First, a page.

Have you ever worked with someone who was incredibly smart, but somehow managed to damage relationships and had difficulty working with other people effectively? We have all heard the term “book smarts”, describing someone who might score well on an intelligence test. Different terms are used to describe a person through of as savvy and very successful at relating to other people, finding ways to accomplish their goals. Maybe you have referred to that kind of person as “street smart” or “good at building relationships”.
In the last 15 years the term Emotional Intelligence has surfaced. Very much like having an IQ (intelligence quotient) as it is measured; several models of Emotional Intelligence or EQ have come onto the scene in business. One of the grandfathers of the term Daniel Goleman identified the five “domains” of EQ as:
Knowing your emotions.
Managing your own emotions.
Recognizing and understanding other people’s emotions.
Managing relationships, i.e., managing the emotions of others.
Leaders and companies across industries are acknowledging the importance of this skill set so much so that it is consistently trumping other skills for hiring and promotional decisions. Many successful leaders swear by the practice of “hiring for attitude”. What they are really hiring for is emotional intelligence.
CareerBuilder.com commissioned a poll this year and found that more than 70 percent of employers say they value emotional intelligence over workers’ intellectual ability or IQ.
The jobs site’s survey also found that in this post-recession era that more than a third of employers place greater emphasis on hiring and promoting people who have high emotional intelligence quotients, or EQ.
Further, CareerBuilder found that 61 percent of employers surveyed said they are more likely to promote workers with high emotional intelligence instead of candidates with a high IQ. What’s more, 59 percent of hiring managers said they wouldn’t hire someone with a high IQ but a low EQ.
“In a recovering economy, employers want people who can effectively make decisions in stressful situations and can empathize with the needs of their colleagues and clients,” Rosemary Haefner, vice president of human resources at CareerBuilder, said in a statement accompanying the release of the survey data.
“Technical competency and intelligence are important assets for every worker,” Haefner said. “[But] the competitive job market allows employers to look more closely at the intangible qualities that pay dividends down the road.”
If you are already convinced this is important for your personal career growth and success, how do you go about demonstrating Emotional Intelligence? Some answers can be found in more detailed responses from over 2,600 private-sector hiring managers surveyed by Harris Interactive as part of the study CareerBuilder.com commissioned.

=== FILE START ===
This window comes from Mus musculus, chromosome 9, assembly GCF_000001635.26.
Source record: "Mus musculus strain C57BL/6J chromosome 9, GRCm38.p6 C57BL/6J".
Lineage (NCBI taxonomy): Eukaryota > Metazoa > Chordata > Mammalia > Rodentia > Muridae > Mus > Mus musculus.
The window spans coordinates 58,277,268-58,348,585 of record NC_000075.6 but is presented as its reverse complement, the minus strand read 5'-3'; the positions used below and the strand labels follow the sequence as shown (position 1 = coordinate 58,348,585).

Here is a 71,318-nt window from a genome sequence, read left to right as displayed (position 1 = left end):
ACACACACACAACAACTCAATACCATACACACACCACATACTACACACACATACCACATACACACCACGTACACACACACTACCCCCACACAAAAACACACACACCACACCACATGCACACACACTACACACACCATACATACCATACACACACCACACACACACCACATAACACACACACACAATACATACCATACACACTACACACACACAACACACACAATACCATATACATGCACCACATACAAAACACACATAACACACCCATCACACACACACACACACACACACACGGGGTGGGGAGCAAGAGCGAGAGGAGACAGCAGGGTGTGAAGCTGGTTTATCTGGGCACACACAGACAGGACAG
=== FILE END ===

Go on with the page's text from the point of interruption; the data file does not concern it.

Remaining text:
When asked why emotional intelligence is more important than high IQ, employers said employees with high emotional intelligence (in order of importance):
Are more likely to stay calm under pressure
Know how to resolve conflict effectively
Are empathetic to their team members and react accordingly
Lead by example
Tend to make more thoughtful business decisions
Human resource managers and hiring managers assess candidates’ emotional intelligence by observing a variety of behaviors and qualities. The top responses from the survey were:
Admitting and learning from mistakes
Keeping emotions in check and having thoughtful discussions on tough issues
Listening as much or more than they talk
Taking criticism well
Showing grace under pressure
In addition to thinking about how you can increase you own EQ by demonstrating the skills listed above, Aha! Leadership developed a multi-session series and workbook Leaders can use with their teams to strengthen working relationships. The series was designed to provide a deeper insight about team members and simply start a dialogue. Knowing the goals, motivation and ways your team perceives information is critical to successfully leading. The biggest mistake we see leaders make is NOT taking time to better understand the people they work with. “I am too busy” is often cited as a reason this does not happen. “Our conversations are centered around solving business problems or dealing with fires. When could I fit this in?” The reality is having strong EQ skills is sure to circumvent a number of issues, thus saving everyone time in the long-run.
Robyn is…Passionate. Enthusiastic. Genuine-guest blogger to HRB-
Robyn Marcotte launched Aha! Leadership, in 2008, which specializes in helping organizations create a culture and drive accountability by using a variety of engaging, highly interactive workshops that inspire every participant to engage and think! Robyn’s unique ability to connect and motivate people is what makes Aha! Leaderships’ process so powerful. Click here for her full bio.